Pythonic Paradox: Dancing with @classmethod and @staticmethod

Pythonic Paradox: Dancing with @classmethod and @staticmethod

Decoding the Class Act – Unveiling the Magic Behind Python's Meta-Methods


In Python, both classmethod and staticmethod are used to define methods that are bound to a class rather than an instance. However, they serve different purposes.

  1. @classmethod: This decorator is used to define a method that takes the class itself as its first argument. Conventionally, the first parameter is named cls. It can be used to create class-specific methods that have access to the class itself, allowing them to modify class state or create instances of that class.

     class MyClass:
         class_variable = "class_variable"
         def class_method(cls):
             print(f"Accessing class variable: {cls.class_variable}")
     # Call the class method
  2. @staticmethod: This decorator is used to define a method that does not take the class or instance as its first parameter. It behaves like a regular function but is included in a class for organizational purposes. It cannot access or modify class state.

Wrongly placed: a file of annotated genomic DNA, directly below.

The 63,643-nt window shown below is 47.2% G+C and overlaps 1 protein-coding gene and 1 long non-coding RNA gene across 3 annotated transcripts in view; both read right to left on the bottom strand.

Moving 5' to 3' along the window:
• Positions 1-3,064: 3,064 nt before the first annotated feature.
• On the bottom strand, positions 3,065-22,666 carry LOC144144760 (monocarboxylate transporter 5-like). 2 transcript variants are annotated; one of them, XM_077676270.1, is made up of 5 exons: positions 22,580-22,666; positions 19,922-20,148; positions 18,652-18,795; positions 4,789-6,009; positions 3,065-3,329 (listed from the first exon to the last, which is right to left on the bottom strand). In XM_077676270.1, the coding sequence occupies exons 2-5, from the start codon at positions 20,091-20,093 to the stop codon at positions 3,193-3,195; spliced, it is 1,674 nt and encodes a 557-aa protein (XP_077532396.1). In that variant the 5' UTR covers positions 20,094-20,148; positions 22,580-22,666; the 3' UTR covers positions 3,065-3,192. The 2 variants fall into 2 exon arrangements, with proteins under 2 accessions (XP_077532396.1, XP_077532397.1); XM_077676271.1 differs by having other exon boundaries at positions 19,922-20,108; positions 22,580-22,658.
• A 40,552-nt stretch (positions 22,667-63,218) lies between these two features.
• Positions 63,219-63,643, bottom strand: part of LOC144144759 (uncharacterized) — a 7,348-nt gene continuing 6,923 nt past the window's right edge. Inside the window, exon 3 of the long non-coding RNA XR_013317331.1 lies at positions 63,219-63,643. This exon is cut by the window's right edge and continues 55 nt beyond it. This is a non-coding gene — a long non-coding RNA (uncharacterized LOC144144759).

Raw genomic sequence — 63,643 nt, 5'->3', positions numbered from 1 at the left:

class MyClass:
         def static_method():
             print("This is a static method")
     # Call the static method

    Summary table

First Parametercls (class itself)None (neither class nor instance)
Access to Class StateYesNo
Access to Instance StateNoNo
Example UsageDefining methods that modify classOrganizing utility functions within
state or create instancesa class without access to instance
or class state


In summary, use @classmethod when you need access to the class itself within the method, and use @staticmethod when you don't need access to either the instance or the class.

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